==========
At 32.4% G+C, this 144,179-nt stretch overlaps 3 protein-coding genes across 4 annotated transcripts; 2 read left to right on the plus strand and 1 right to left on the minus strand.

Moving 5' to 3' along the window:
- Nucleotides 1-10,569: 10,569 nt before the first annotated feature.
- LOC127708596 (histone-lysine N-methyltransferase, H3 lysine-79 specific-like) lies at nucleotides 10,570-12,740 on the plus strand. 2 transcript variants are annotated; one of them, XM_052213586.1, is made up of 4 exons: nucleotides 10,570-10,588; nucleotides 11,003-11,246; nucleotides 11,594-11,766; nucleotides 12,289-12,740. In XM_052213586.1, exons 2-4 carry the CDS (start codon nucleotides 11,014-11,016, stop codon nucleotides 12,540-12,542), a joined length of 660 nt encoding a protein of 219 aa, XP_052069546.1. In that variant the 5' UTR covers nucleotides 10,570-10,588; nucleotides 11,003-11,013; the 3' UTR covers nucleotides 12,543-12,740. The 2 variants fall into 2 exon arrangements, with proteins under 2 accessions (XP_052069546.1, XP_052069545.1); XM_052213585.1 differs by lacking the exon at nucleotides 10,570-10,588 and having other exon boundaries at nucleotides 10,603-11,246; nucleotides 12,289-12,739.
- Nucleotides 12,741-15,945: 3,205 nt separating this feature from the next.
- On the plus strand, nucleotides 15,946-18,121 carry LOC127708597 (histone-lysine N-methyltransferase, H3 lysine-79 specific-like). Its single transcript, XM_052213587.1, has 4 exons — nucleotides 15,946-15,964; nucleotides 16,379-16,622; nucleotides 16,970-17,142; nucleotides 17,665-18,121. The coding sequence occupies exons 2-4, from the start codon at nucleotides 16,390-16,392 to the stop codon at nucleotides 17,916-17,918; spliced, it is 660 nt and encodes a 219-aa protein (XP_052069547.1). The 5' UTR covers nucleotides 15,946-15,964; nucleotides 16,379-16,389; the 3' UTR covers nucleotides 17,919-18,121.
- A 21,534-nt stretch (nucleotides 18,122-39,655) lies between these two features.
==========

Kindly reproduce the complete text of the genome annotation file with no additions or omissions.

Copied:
At 32.4% G+C, this 144,179-nt stretch overlaps 3 protein-coding genes across 4 annotated transcripts; 2 read left to right on the plus strand and 1 right to left on the minus strand.

Moving 5' to 3' along the window:
- Nucleotides 1-10,569: 10,569 nt before the first annotated feature.
- LOC127708596 (histone-lysine N-methyltransferase, H3 lysine-79 specific-like) lies at nucleotides 10,570-12,740 on the plus strand. 2 transcript variants are annotated; one of them, XM_052213586.1, is made up of 4 exons: nucleotides 10,570-10,588; nucleotides 11,003-11,246; nucleotides 11,594-11,766; nucleotides 12,289-12,740. In XM_052213586.1, exons 2-4 carry the CDS (start codon nucleotides 11,014-11,016, stop codon nucleotides 12,540-12,542), a joined length of 660 nt encoding a protein of 219 aa, XP_052069546.1. In that variant the 5' UTR covers nucleotides 10,570-10,588; nucleotides 11,003-11,013; the 3' UTR covers nucleotides 12,543-12,740. The 2 variants fall into 2 exon arrangements, with proteins under 2 accessions (XP_052069546.1, XP_052069545.1); XM_052213585.1 differs by lacking the exon at nucleotides 10,570-10,588 and having other exon boundaries at nucleotides 10,603-11,246; nucleotides 12,289-12,739.
- Nucleotides 12,741-15,945: 3,205 nt separating this feature from the next.
- On the plus strand, nucleotides 15,946-18,121 carry LOC127708597 (histone-lysine N-methyltransferase, H3 lysine-79 specific-like). Its single transcript, XM_052213587.1, has 4 exons — nucleotides 15,946-15,964; nucleotides 16,379-16,622; nucleotides 16,970-17,142; nucleotides 17,665-18,121. The coding sequence occupies exons 2-4, from the start codon at nucleotides 16,390-16,392 to the stop codon at nucleotides 17,916-17,918; spliced, it is 660 nt and encodes a 219-aa protein (XP_052069547.1). The 5' UTR covers nucleotides 15,946-15,964; nucleotides 16,379-16,389; the 3' UTR covers nucleotides 17,919-18,121.
- A 21,534-nt stretch (nucleotides 18,122-39,655) lies between these two features.